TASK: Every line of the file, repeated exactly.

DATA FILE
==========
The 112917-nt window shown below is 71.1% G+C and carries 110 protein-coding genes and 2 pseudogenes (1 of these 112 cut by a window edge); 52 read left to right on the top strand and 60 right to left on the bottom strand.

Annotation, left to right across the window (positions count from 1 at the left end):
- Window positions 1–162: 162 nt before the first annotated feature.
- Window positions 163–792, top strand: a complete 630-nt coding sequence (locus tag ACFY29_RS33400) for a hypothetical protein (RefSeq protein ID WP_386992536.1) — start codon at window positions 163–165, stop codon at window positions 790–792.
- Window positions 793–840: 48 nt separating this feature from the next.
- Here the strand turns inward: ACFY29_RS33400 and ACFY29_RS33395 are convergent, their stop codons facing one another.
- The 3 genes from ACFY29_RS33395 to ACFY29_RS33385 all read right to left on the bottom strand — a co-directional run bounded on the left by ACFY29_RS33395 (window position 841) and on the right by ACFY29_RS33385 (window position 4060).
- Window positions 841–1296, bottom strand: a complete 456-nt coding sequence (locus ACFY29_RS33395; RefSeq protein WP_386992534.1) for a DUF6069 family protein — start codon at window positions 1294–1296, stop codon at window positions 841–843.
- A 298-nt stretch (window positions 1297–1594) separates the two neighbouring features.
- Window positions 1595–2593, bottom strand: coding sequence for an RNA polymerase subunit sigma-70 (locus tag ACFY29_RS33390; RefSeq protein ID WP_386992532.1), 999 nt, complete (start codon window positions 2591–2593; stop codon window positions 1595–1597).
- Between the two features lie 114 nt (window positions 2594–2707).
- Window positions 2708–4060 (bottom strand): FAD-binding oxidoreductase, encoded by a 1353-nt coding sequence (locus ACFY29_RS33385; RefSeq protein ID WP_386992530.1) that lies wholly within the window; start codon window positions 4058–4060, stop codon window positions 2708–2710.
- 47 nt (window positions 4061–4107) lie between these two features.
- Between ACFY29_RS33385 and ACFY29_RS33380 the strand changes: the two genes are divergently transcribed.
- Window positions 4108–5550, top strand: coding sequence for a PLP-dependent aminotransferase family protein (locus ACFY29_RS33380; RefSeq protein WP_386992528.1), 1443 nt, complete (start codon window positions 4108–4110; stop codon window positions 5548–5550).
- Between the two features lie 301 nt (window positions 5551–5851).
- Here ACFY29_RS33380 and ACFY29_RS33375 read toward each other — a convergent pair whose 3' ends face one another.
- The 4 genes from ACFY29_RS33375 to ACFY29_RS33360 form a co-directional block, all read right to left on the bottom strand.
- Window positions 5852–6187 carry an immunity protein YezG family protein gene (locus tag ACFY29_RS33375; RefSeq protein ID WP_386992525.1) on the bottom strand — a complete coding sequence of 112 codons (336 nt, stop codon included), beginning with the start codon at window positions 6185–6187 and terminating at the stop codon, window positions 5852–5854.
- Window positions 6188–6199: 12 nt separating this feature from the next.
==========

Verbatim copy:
The 112917-nt window shown below is 71.1% G+C and carries 110 protein-coding genes and 2 pseudogenes (1 of these 112 cut by a window edge); 52 read left to right on the top strand and 60 right to left on the bottom strand.

Annotation, left to right across the window (positions count from 1 at the left end):
- Window positions 1–162: 162 nt before the first annotated feature.
- Window positions 163–792, top strand: a complete 630-nt coding sequence (locus tag ACFY29_RS33400) for a hypothetical protein (RefSeq protein ID WP_386992536.1) — start codon at window positions 163–165, stop codon at window positions 790–792.
- Window positions 793–840: 48 nt separating this feature from the next.
- Here the strand turns inward: ACFY29_RS33400 and ACFY29_RS33395 are convergent, their stop codons facing one another.
- The 3 genes from ACFY29_RS33395 to ACFY29_RS33385 all read right to left on the bottom strand — a co-directional run bounded on the left by ACFY29_RS33395 (window position 841) and on the right by ACFY29_RS33385 (window position 4060).
- Window positions 841–1296, bottom strand: a complete 456-nt coding sequence (locus ACFY29_RS33395; RefSeq protein WP_386992534.1) for a DUF6069 family protein — start codon at window positions 1294–1296, stop codon at window positions 841–843.
- A 298-nt stretch (window positions 1297–1594) separates the two neighbouring features.
- Window positions 1595–2593, bottom strand: coding sequence for an RNA polymerase subunit sigma-70 (locus tag ACFY29_RS33390; RefSeq protein ID WP_386992532.1), 999 nt, complete (start codon window positions 2591–2593; stop codon window positions 1595–1597).
- Between the two features lie 114 nt (window positions 2594–2707).
- Window positions 2708–4060 (bottom strand): FAD-binding oxidoreductase, encoded by a 1353-nt coding sequence (locus ACFY29_RS33385; RefSeq protein ID WP_386992530.1) that lies wholly within the window; start codon window positions 4058–4060, stop codon window positions 2708–2710.
- 47 nt (window positions 4061–4107) lie between these two features.
- Between ACFY29_RS33385 and ACFY29_RS33380 the strand changes: the two genes are divergently transcribed.
- Window positions 4108–5550, top strand: coding sequence for a PLP-dependent aminotransferase family protein (locus ACFY29_RS33380; RefSeq protein WP_386992528.1), 1443 nt, complete (start codon window positions 4108–4110; stop codon window positions 5548–5550).
- Between the two features lie 301 nt (window positions 5551–5851).
- Here ACFY29_RS33380 and ACFY29_RS33375 read toward each other — a convergent pair whose 3' ends face one another.
- The 4 genes from ACFY29_RS33375 to ACFY29_RS33360 form a co-directional block, all read right to left on the bottom strand.
- Window positions 5852–6187 carry an immunity protein YezG family protein gene (locus tag ACFY29_RS33375; RefSeq protein ID WP_386992525.1) on the bottom strand — a complete coding sequence of 112 codons (336 nt, stop codon included), beginning with the start codon at window positions 6185–6187 and terminating at the stop codon, window positions 5852–5854.
- Window positions 6188–6199: 12 nt separating this feature from the next.